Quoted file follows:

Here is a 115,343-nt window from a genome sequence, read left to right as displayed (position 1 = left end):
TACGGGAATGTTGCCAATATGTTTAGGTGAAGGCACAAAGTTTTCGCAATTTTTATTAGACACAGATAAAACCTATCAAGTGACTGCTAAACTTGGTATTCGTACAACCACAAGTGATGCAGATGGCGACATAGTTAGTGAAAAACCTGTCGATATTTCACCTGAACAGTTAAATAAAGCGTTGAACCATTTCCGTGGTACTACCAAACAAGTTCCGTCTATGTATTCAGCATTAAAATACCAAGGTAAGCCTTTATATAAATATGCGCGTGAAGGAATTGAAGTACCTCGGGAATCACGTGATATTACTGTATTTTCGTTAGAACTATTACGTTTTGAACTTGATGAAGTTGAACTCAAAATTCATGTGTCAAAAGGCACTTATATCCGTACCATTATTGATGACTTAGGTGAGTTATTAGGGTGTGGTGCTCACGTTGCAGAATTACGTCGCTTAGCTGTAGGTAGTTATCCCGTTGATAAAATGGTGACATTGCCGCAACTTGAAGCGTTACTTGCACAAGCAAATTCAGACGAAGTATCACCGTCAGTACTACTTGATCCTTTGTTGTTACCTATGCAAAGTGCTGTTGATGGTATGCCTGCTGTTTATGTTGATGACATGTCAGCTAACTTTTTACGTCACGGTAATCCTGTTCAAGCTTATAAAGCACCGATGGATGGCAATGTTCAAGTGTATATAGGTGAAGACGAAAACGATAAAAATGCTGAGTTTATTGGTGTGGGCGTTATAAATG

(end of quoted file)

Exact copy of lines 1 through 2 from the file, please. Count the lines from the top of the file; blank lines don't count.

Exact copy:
Here is a 115,343-nt window from a genome sequence, read left to right as displayed (position 1 = left end):
TACGGGAATGTTGCCAATATGTTTAGGTGAAGGCACAAAGTTTTCGCAATTTTTATTAGACACAGATAAAACCTATCAAGTGACTGCTAAACTTGGTATTCGTACAACCACAAGTGATGCAGATGGCGACATAGTTAGTGAAAAACCTGTCGATATTTCACCTGAACAGTTAAATAAAGCGTTGAACCATTTCCGTGGTACTACCAAACAAGTTCCGTCTATGTATTCAGCATTAAAATACCAAGGTAAGCCTTTATATAAATATGCGCGTGAAGGAATTGAAGTACCTCGGGAATCACGTGATATTACTGTATTTTCGTTAGAACTATTACGTTTTGAACTTGATGAAGTTGAACTCAAAATTCATGTGTCAAAAGGCACTTATATCCGTACCATTATTGATGACTTAGGTGAGTTATTAGGGTGTGGTGCTCACGTTGCAGAATTACGTCGCTTAGCTGTAGGTAGTTATCCCGTTGATAAAATGGTGACATTGCCGCAACTTGAAGCGTTACTTGCACAAGCAAATTCAGACGAAGTATCACCGTCAGTACTACTTGATCCTTTGTTGTTACCTATGCAAAGTGCTGTTGATGGTATGCCTGCTGTTTATGTTGATGACATGTCAGCTAACTTTTTACGTCACGGTAATCCTGTTCAAGCTTATAAAGCACCGATGGATGGCAATGTTCAAGTGTATATAGGTGAAGACGAAAACGATAAAAATGCTGAGTTTATTGGTGTGGGCGTTATAAATG